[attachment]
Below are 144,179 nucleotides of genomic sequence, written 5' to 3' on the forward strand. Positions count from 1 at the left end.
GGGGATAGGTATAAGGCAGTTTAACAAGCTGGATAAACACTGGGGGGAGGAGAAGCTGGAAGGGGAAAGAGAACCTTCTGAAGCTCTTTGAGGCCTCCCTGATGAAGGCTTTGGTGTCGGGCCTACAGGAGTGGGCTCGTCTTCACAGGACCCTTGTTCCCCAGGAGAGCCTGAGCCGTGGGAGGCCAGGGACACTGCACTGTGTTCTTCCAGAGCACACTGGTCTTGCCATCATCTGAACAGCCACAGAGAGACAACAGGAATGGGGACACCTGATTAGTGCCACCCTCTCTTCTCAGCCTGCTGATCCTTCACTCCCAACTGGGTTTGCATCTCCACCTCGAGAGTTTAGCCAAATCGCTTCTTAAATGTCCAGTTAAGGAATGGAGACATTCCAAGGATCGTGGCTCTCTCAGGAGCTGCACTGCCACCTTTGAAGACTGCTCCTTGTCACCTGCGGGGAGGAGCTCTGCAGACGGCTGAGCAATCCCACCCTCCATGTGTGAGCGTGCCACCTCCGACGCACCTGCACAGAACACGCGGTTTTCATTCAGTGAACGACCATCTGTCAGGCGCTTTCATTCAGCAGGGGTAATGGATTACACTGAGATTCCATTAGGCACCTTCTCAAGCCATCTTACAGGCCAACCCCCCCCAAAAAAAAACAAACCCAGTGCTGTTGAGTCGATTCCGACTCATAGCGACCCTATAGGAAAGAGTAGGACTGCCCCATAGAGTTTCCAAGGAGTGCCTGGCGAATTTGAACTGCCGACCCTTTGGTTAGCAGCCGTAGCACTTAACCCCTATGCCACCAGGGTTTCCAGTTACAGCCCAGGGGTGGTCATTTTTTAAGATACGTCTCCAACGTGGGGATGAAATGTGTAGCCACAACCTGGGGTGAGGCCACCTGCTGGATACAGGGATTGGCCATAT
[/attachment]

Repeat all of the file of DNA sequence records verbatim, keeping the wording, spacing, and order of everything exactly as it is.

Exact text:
Below are 144,179 nucleotides of genomic sequence, written 5' to 3' on the forward strand. Positions count from 1 at the left end.
GGGGATAGGTATAAGGCAGTTTAACAAGCTGGATAAACACTGGGGGGAGGAGAAGCTGGAAGGGGAAAGAGAACCTTCTGAAGCTCTTTGAGGCCTCCCTGATGAAGGCTTTGGTGTCGGGCCTACAGGAGTGGGCTCGTCTTCACAGGACCCTTGTTCCCCAGGAGAGCCTGAGCCGTGGGAGGCCAGGGACACTGCACTGTGTTCTTCCAGAGCACACTGGTCTTGCCATCATCTGAACAGCCACAGAGAGACAACAGGAATGGGGACACCTGATTAGTGCCACCCTCTCTTCTCAGCCTGCTGATCCTTCACTCCCAACTGGGTTTGCATCTCCACCTCGAGAGTTTAGCCAAATCGCTTCTTAAATGTCCAGTTAAGGAATGGAGACATTCCAAGGATCGTGGCTCTCTCAGGAGCTGCACTGCCACCTTTGAAGACTGCTCCTTGTCACCTGCGGGGAGGAGCTCTGCAGACGGCTGAGCAATCCCACCCTCCATGTGTGAGCGTGCCACCTCCGACGCACCTGCACAGAACACGCGGTTTTCATTCAGTGAACGACCATCTGTCAGGCGCTTTCATTCAGCAGGGGTAATGGATTACACTGAGATTCCATTAGGCACCTTCTCAAGCCATCTTACAGGCCAACCCCCCCCAAAAAAAAACAAACCCAGTGCTGTTGAGTCGATTCCGACTCATAGCGACCCTATAGGAAAGAGTAGGACTGCCCCATAGAGTTTCCAAGGAGTGCCTGGCGAATTTGAACTGCCGACCCTTTGGTTAGCAGCCGTAGCACTTAACCCCTATGCCACCAGGGTTTCCAGTTACAGCCCAGGGGTGGTCATTTTTTAAGATACGTCTCCAACGTGGGGATGAAATGTGTAGCCACAACCTGGGGTGAGGCCACCTGCTGGATACAGGGATTGGCCATAT